Saturday, May 16, 2009

Media Bias Among National Reporters

There are all kinds of places where bias can be noticed in the various sources of media we may follow today. There are the very independent and granular sources such as Twitter or blogs, where one expects to find a bias. But the broader (i.e more national) the source, the more we would hope the bias would not be distracting. Every human being will have a built-in bias about issues with which they have any familiarity, but we expect (or used to) that larger, mainstream sources will employ journalist who keep their opinions to themselves when reporting the news. And one might even hope (or dream) that the hiring of professionals would try to include people with a diversity of views so some balance is assured overall.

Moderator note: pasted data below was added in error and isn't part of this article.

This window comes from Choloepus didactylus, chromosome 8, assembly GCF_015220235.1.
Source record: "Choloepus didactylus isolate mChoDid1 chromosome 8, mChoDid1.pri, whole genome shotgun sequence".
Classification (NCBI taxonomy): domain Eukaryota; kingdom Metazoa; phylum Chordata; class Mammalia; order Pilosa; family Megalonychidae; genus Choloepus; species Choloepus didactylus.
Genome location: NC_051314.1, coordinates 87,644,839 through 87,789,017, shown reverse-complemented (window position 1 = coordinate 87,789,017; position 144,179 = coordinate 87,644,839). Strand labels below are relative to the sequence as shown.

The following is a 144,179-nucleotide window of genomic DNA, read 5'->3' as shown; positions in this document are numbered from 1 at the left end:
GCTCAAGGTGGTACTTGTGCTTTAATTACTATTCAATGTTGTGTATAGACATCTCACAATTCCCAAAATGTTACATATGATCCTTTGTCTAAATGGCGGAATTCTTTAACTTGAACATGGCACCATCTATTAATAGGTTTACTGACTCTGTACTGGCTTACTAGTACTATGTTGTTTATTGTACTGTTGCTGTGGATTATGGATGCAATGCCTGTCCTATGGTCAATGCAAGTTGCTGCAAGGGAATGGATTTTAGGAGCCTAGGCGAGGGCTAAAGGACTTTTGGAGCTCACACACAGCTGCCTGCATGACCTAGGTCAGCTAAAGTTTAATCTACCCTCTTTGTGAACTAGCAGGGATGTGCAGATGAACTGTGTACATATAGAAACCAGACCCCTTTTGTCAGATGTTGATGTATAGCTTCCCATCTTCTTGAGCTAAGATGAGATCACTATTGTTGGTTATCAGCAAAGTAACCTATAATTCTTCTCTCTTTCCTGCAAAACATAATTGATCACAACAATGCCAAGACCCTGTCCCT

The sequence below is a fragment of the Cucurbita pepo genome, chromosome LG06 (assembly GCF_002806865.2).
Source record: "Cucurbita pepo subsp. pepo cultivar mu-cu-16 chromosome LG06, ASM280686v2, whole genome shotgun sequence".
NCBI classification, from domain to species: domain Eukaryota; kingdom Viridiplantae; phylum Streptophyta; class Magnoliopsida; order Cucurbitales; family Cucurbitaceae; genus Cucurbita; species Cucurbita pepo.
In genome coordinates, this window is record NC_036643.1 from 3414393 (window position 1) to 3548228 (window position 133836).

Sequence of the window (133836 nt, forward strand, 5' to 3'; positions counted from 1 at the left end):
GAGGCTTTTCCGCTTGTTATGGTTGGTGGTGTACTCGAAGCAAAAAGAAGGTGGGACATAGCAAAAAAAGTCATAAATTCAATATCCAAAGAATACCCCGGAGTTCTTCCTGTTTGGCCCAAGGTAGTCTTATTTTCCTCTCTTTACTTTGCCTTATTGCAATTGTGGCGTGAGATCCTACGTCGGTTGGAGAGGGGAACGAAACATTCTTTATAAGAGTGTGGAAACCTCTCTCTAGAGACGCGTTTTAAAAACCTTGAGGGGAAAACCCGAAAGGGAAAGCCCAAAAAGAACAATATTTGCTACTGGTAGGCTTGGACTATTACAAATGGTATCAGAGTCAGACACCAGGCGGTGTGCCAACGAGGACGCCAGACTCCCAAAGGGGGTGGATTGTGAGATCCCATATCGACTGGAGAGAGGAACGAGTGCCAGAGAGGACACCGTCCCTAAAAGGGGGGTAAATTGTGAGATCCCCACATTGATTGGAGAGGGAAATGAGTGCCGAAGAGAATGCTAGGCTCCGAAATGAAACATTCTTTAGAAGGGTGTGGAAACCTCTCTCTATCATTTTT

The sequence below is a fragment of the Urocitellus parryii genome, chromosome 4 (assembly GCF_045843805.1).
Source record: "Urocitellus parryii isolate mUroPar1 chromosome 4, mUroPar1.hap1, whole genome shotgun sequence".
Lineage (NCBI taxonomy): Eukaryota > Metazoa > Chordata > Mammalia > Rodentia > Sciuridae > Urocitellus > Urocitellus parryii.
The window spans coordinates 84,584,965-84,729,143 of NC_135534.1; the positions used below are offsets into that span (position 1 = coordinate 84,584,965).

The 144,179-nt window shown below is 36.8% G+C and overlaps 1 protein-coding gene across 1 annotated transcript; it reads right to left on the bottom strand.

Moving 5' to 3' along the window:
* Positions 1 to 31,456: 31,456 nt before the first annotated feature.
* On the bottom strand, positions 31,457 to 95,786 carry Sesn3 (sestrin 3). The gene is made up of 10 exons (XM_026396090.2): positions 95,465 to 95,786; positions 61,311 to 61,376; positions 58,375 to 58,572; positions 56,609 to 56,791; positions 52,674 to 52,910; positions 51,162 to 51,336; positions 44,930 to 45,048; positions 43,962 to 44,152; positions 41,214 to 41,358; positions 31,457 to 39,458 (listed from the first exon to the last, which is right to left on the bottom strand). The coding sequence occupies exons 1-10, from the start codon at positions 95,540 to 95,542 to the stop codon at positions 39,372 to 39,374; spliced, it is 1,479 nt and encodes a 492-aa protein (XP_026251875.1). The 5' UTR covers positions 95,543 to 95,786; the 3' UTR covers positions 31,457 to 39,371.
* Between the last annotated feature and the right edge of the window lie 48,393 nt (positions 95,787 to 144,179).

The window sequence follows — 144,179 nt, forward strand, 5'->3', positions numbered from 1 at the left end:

If I sounded sarcastic in the above paragraph, I hope you will forgive me. But it is becoming harder to believe that there is a great deal of effort to achieve real balance. I some of my other posts I have suggested ways one could personally watch for and test for bias. In this post I will just document/compile information that has been available for a while.

The graphs below show the political affiliation of the press corps who report on national elections. I combined data from the Washington, D.C. Press Corps and from journalists with large, national media sources. I could not readily obtain data for the election year 2000, but the trends below suggest it would not be remarkably different.

It is most interesting to compare the democrat/republican balance in the media vs. the balance of the voters.

Click the images to see larger versions that are easier to read.

More details can be found here: Media Bias Basics

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